17 August 2014

How To Read An Obituary: Genealogy Tip of the Day - Expanded

Michael John Neill is one of my "go to" family history bloggers as he gives both new and veteran researchers useful tips. I pick and choose among his many fine hints to share with BDC customers, both in house and those of you whom I may never personally meet, oftentimes expanding on his hints by using examples from our own resources and applicable to Beaufort County's long and storied history. If you're interested in genealogy research techniques in general, you may want to sign up to get e-mails or a RSS feed for his "Genealogy Tip of the Day" blog. I particularly like this recent post: 

Genealogy Tip of the Day: Every Sentence: The next time you read an old obituary that you think is not helpful, stop at the end of every sentence. Ask yourself:
  • would this fact have generated a record?
  • have I looked for those records generated by the facts in this obituary?
  • how would the informant have known this detail?
  • is there a chance this statement is correct?
  • are the details in chronological order?
  • would one person have had first hand knowledge of all this information?
  • are there any details in this obituary that are inconsistent?

You could test yourself with this obituary from our card files about the drowning of Maj. Charles Pinckney Elliott in 1943.
Among the clues are his military service during the Great War, the location of his burial site, and that brothers married sisters in the immediately preceding previous generation, (i.e., that's how one gets three double-first cousins). Since it is purported that he tried to volunteer for World War II as an octogenarian, it might be fun to track down that rejection letter!

What clues are hidden in the obituary for Dr. Joseph Mellichamp that would further your research?
  • He was a medical doctor. Are there any databases in Ancestry Library Edition or FamilySearch that pertain to medical doctors?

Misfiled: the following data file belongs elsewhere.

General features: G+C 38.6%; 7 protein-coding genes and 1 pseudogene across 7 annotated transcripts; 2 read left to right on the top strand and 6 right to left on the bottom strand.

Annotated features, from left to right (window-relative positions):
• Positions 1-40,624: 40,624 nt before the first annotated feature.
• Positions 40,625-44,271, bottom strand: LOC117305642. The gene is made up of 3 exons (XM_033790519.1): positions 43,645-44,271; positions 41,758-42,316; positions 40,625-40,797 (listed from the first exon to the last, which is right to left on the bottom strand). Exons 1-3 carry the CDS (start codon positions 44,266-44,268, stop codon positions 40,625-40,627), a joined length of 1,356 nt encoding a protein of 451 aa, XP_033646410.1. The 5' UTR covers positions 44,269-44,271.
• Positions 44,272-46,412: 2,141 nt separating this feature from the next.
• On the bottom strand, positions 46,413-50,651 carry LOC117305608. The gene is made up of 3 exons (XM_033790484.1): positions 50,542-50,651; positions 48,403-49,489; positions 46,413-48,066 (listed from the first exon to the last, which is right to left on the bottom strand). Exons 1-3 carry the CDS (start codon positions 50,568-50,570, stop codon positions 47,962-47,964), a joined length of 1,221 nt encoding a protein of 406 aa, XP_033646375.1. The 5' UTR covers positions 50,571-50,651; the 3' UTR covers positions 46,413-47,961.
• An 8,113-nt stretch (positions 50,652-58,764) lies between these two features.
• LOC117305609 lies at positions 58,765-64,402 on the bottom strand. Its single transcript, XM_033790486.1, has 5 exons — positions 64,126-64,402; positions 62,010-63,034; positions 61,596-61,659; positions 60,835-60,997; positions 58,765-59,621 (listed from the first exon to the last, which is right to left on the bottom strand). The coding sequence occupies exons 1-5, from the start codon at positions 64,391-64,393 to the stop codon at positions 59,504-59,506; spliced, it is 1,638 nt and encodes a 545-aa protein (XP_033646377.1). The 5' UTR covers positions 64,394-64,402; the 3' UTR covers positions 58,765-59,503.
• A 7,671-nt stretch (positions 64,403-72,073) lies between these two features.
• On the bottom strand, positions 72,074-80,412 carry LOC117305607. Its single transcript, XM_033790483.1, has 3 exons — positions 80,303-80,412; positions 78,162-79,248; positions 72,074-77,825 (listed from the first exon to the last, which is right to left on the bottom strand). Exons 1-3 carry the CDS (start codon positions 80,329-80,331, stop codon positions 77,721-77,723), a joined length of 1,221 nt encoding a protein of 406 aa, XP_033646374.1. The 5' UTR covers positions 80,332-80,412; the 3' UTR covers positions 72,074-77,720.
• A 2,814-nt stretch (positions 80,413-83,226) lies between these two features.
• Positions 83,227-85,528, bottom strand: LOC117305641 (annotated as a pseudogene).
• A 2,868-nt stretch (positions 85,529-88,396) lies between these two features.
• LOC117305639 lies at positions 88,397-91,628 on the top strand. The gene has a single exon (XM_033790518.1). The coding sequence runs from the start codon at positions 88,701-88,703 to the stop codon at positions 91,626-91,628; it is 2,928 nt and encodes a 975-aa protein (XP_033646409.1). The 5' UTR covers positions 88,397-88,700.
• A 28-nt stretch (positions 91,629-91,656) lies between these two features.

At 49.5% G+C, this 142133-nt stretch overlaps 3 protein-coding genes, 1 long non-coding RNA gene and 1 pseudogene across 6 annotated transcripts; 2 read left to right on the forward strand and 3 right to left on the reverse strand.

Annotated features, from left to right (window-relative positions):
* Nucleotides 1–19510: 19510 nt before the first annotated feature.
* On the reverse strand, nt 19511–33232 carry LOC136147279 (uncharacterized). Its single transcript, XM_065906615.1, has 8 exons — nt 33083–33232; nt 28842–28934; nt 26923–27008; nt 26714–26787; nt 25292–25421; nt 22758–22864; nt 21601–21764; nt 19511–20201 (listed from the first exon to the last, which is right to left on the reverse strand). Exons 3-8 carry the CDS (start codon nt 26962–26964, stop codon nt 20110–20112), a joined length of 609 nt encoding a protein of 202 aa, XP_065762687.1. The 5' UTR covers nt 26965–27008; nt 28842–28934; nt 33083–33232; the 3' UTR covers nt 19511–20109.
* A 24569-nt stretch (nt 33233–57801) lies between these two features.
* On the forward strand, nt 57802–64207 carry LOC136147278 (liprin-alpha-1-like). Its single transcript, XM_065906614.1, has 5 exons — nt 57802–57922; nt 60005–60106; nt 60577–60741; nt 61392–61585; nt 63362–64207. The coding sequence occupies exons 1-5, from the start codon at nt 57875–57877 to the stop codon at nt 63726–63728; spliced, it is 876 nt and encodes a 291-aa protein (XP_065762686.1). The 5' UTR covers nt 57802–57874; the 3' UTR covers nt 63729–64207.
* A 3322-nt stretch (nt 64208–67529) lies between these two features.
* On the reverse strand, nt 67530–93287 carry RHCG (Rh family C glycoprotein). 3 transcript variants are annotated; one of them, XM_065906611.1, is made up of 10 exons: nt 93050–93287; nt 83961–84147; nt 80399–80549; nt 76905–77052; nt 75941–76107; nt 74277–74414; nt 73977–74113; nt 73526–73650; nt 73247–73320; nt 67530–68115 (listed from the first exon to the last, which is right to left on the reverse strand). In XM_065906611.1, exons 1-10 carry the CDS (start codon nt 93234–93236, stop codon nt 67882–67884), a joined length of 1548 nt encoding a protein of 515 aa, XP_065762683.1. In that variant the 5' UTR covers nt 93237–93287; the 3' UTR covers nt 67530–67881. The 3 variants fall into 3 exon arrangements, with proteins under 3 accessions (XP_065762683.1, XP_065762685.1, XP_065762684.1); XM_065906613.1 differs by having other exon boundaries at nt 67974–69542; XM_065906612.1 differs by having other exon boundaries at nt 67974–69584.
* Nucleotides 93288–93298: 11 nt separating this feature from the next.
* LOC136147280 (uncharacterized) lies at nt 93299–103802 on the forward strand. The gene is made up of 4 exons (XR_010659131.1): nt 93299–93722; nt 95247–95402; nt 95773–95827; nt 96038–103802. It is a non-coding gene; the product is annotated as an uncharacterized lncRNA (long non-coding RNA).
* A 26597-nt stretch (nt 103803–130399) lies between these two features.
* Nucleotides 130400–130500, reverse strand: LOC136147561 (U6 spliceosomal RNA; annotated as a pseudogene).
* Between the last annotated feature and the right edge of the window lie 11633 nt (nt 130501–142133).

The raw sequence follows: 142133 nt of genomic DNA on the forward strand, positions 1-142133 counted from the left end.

U.S., Deceased Physician File (AMA), 1864-1968, p. 533 shows
  • His death occurred in Charleston County in 1903.  Was there a death certificate? 
Although South Carolina didn't require death certificates until 1915, Charleston and Spartanburg counties kept some local records of deaths before then.  Fortunately, Ancestry Library Edition database (available inside our facilities) has digital versions of the Charleston County death documents in the "South Carolina Death Records, 1821-1960" series. 

Charleston County Probate Court has some retrospective records of wills and estates for the period posted online. Dr. Joseph Hinson Mellichamp is not among the individuals surnamed "Mellichamp."
  • Since his funeral was at Grace Church, Charleston, is there a Charleston area newspaper announcement about his death, too? Because Dr. Mellichamp was from Bluffton, it would not hurt to check the Savannah area newspapers as well. 
  • Does the church have an archives that could indicate whether or not he was member of that congregation?  etc.

Every document you uncover during your quest to learn more about your ancestors, not just obituaries, deserves this interrogatory treatment!Your ultimate goal is to flesh out your past as fully as possible.  That is ever so much more fun than a "begatting" list similar to the one in the first chapter of St. Matthew.

Reminder of Schedule Adjustment, Aug. 19 - Aug. 25:  The Research Room is open 10 am - Noon and 1 pm - 5 pm Tues., Aug. 19 through Mon., Aug. 25th.  The Research Room will be closed for lunchtime due to a shortage of staff. Regular hours resume Tues., August 26th.  The 'Virtual BDC' remains open 24/7/365. (Find it under the "Local History" tab on the Library system's homepage.)

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